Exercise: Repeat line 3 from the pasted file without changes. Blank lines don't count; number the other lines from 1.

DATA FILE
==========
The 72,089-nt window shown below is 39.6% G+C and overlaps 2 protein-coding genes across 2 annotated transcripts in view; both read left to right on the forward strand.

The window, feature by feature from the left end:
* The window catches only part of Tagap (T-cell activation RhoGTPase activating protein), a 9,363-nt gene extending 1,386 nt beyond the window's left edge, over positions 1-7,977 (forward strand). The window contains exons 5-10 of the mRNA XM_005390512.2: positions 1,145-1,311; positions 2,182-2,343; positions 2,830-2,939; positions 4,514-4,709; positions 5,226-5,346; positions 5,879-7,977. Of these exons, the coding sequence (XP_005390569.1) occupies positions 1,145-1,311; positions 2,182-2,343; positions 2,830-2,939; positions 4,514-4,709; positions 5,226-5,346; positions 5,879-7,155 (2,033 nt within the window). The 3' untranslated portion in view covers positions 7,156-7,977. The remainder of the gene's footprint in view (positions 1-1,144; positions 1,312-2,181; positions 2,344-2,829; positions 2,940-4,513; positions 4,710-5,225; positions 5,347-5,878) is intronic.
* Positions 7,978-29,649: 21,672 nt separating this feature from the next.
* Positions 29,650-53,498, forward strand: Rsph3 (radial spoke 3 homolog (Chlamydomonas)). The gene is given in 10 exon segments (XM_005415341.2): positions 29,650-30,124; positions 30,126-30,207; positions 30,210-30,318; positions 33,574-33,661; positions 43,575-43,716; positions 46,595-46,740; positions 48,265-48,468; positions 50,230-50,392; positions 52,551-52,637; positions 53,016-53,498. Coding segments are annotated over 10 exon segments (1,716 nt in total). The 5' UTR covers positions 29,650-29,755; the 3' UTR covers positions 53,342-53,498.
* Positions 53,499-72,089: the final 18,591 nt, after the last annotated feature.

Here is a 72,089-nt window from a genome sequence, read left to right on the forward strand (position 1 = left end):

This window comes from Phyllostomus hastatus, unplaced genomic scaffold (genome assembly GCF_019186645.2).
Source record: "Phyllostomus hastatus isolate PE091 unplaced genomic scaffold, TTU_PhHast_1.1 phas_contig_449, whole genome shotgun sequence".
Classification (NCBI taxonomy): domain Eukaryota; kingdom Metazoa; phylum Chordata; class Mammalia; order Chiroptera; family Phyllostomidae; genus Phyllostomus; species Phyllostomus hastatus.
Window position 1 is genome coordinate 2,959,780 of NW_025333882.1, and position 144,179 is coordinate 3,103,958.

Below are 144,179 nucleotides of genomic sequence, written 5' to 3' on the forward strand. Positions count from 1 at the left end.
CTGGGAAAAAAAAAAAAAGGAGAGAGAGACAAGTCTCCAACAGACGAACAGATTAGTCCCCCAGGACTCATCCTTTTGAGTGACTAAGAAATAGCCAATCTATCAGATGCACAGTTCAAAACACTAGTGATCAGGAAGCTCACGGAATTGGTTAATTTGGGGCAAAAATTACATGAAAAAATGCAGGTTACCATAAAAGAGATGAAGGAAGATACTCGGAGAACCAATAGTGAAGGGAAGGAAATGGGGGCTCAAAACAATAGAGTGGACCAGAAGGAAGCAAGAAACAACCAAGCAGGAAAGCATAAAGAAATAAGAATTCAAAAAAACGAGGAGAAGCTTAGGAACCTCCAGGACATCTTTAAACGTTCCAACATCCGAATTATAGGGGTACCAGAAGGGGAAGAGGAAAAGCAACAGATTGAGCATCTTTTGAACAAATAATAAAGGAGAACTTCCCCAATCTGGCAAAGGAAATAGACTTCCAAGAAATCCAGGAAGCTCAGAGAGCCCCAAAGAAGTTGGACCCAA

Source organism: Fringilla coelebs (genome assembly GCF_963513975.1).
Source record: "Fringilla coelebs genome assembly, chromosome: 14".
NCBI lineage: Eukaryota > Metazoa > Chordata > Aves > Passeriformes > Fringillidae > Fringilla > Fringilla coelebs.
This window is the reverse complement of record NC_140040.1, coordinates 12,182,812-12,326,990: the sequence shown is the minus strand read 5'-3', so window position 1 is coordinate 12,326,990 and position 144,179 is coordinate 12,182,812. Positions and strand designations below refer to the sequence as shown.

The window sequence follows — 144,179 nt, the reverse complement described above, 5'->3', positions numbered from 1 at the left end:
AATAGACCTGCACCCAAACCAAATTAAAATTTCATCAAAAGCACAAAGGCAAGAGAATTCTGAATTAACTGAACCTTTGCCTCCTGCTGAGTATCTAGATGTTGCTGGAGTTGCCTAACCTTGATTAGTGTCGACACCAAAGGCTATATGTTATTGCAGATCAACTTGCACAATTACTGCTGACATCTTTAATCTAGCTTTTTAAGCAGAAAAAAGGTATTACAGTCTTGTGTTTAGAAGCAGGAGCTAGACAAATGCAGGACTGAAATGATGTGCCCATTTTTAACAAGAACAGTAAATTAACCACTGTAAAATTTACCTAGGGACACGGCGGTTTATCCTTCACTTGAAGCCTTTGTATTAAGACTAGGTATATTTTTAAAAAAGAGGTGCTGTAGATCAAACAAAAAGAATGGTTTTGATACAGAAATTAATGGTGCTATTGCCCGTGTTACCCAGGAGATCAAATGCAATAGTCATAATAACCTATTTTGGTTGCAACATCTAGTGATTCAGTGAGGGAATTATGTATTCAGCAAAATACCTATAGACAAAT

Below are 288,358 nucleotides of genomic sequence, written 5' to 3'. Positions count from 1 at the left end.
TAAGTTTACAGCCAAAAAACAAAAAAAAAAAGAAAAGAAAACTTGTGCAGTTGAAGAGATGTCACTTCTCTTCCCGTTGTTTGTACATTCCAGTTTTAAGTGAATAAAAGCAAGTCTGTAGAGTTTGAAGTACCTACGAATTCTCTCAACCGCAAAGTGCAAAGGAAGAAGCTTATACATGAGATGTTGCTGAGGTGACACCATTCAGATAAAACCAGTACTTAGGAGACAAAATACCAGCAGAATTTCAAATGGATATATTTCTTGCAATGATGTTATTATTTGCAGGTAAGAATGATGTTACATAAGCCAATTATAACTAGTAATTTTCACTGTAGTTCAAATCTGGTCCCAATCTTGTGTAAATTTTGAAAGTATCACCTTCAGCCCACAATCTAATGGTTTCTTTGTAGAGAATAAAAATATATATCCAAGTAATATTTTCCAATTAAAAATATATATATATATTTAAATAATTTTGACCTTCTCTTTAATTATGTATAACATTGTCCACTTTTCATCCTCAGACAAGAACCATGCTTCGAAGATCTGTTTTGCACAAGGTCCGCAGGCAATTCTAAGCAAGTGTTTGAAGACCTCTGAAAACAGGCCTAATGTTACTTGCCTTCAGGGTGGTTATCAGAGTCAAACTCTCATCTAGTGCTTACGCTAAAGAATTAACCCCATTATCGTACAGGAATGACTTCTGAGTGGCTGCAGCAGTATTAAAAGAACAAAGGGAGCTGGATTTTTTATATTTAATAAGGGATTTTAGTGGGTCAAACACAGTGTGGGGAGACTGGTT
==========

* The window catches only part of Tagap (T-cell activation RhoGTPase activating protein), a 9,363-nt gene extending 1,386 nt beyond the window's left edge, over positions 1-7,977 (forward strand). The window contains exons 5-10 of the mRNA XM_005390512.2: positions 1,145-1,311; positions 2,182-2,343; positions 2,830-2,939; positions 4,514-4,709; positions 5,226-5,346; positions 5,879-7,977. Of these exons, the coding sequence (XP_005390569.1) occupies positions 1,145-1,311; positions 2,182-2,343; positions 2,830-2,939; positions 4,514-4,709; positions 5,226-5,346; positions 5,879-7,155 (2,033 nt within the window). The 3' untranslated portion in view covers positions 7,156-7,977. The remainder of the gene's footprint in view (positions 1-1,144; positions 1,312-2,181; positions 2,344-2,829; positions 2,940-4,513; positions 4,710-5,225; positions 5,347-5,878) is intronic.